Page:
The newly formed Multidistrict Litigation involving JUUL will be procedurally similar to the MDLs formed in the Municipal Opioid Litigation and the Roundup Cancer litigation that Smith & Johnson is currently involved in. Smith & Johnson is currently interviewing potential Michigan claimants for inclusion in this Federal MDL re: JUUL e-cigarettes. If you have questions about this litigation and what rights you may have, please contact Attorney Tim Smith at (231) 946-0700 for a free consultation.

Authored by Attorney Tim Smith

JUUL intentionally marketed e-cigarettes to teenagers knowing that they were more potent than the average cigarette.

JUUL’s sales force encouraged retailers to stock JUUL e-cigarettes by sharing a chart that showed with 5 minutes, JUUL could deliver 35% more nicotine into the bloodstream than the venerable Pall Mall cigarette.

From Legal Examiner:

“JUUL’s breakthrough “nicotine salts” formula for vaping liquid, now the industry standard, set off an epidemic of e-cigarette use by U.S. Teenagers. Now Investigators want to know if the company targeted young people as customers.” – Reuters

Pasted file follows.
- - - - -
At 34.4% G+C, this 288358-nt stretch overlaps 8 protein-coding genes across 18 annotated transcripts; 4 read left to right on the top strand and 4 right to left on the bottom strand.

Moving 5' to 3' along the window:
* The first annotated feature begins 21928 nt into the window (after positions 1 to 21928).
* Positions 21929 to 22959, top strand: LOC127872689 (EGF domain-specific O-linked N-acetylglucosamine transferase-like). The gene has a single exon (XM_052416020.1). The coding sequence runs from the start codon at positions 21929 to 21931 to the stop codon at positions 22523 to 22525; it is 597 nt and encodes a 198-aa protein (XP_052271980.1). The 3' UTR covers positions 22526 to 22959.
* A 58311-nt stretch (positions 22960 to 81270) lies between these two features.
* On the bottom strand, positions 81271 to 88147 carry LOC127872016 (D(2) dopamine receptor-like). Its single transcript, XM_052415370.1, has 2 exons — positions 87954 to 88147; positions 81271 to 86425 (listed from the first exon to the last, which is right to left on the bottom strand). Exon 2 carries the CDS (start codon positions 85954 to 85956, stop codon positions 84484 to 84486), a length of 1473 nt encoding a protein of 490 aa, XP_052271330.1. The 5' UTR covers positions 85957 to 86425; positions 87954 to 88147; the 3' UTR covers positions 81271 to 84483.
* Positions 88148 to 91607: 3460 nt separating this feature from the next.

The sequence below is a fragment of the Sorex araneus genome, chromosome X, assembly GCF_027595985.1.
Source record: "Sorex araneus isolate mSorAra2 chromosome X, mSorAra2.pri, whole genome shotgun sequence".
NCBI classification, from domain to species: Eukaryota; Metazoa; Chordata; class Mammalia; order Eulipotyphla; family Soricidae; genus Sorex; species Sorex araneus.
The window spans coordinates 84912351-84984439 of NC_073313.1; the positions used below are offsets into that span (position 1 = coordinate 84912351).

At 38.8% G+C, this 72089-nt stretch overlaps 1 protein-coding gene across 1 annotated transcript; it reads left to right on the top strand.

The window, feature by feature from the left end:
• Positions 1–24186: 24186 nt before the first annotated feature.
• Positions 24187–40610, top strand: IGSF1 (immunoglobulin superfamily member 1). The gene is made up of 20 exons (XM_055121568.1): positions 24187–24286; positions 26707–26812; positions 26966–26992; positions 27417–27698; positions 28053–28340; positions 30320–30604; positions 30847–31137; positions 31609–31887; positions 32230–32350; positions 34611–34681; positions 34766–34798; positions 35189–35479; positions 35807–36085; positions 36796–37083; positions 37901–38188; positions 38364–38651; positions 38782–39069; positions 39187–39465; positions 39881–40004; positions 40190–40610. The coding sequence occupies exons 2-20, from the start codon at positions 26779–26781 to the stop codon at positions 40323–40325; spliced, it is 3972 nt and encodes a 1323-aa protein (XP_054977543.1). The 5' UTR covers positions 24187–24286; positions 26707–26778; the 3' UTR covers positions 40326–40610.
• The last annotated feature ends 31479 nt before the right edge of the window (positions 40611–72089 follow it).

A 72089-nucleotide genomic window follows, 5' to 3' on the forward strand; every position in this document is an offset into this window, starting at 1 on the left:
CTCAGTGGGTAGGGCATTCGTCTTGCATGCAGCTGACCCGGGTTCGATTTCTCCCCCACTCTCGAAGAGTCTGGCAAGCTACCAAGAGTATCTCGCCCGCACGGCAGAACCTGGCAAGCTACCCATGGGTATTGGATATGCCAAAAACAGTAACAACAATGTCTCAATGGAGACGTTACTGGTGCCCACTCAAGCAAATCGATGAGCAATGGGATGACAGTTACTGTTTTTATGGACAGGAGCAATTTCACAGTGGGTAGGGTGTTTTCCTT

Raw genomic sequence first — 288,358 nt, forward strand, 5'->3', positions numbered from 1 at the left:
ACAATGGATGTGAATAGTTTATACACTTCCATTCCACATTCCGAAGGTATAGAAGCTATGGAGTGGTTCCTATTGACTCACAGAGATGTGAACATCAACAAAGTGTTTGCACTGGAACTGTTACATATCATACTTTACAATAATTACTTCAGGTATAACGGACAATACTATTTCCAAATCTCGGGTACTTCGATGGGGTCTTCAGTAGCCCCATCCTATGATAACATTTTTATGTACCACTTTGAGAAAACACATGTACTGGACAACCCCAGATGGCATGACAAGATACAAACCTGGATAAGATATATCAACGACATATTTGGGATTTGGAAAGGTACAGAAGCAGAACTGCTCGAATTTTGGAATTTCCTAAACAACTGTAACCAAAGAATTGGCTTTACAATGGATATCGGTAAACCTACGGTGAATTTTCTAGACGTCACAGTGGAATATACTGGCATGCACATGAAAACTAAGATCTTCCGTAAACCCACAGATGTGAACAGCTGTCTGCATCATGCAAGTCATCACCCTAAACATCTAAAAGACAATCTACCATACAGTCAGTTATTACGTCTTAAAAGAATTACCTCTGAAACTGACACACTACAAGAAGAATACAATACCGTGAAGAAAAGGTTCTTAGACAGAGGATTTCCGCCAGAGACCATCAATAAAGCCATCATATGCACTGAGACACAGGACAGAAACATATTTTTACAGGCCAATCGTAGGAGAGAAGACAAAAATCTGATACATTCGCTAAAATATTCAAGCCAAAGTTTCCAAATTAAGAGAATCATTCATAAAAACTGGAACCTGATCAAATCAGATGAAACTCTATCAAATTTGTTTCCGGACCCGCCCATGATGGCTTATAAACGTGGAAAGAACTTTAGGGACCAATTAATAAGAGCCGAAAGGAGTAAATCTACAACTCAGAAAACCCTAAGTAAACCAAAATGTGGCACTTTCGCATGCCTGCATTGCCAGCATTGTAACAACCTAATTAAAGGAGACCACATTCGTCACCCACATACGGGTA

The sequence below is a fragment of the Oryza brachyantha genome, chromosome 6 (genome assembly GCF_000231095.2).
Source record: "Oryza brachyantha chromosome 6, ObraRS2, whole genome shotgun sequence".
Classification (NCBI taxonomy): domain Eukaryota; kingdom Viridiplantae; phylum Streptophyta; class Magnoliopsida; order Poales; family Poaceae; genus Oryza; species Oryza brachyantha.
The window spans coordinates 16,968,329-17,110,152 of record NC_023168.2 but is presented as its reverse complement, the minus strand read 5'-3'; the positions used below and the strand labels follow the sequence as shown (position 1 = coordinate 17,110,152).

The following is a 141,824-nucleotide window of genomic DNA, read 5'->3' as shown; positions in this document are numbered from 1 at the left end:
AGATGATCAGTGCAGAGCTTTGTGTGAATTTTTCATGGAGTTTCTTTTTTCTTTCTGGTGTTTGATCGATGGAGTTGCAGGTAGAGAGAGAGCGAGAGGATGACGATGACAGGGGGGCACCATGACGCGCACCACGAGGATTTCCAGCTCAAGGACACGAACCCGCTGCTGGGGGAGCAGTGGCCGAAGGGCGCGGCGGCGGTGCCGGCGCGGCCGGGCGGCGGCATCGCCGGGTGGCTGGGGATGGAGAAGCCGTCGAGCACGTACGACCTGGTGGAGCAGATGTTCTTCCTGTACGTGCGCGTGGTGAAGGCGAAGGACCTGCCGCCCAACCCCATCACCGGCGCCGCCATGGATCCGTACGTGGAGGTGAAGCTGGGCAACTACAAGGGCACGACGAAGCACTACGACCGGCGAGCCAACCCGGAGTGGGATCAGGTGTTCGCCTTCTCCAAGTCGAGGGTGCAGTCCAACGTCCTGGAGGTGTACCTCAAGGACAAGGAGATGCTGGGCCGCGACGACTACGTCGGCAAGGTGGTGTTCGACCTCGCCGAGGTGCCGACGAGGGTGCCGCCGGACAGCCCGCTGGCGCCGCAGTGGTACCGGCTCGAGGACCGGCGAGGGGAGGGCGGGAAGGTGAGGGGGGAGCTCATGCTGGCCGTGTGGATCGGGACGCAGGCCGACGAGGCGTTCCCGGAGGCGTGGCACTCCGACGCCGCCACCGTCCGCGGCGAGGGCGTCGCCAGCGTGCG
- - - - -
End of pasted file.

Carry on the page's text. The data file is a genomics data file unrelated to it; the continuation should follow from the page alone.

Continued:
One thing is clear, JUUL executives knew teens were flocking to its breakthrough e-cigarette shortly after it went on sale in 2015. A former JUUL manager admits that its nicotine blend was so potent, engineers devised a kill switch to limit the dosage – but the idea was shelved.

Vincent Latronica headed up sales and distribution for JUUL on the U.S. East Coast from 2014-16. He said the company’s sales force found it difficult to convince reluctant retailers to give them shelf space. That is, until they began showing retailers charts depicting charts on how efficiently JUUL delivered nicotine into the bloodstream. It became a central selling point for its sales force, and, according to Latronica, “everyone wanted it”. The chart showed that within 5 minutes, JUUL could deliver 35% more nicotine into the bloodstream than the venerable Pall Mall cigarette.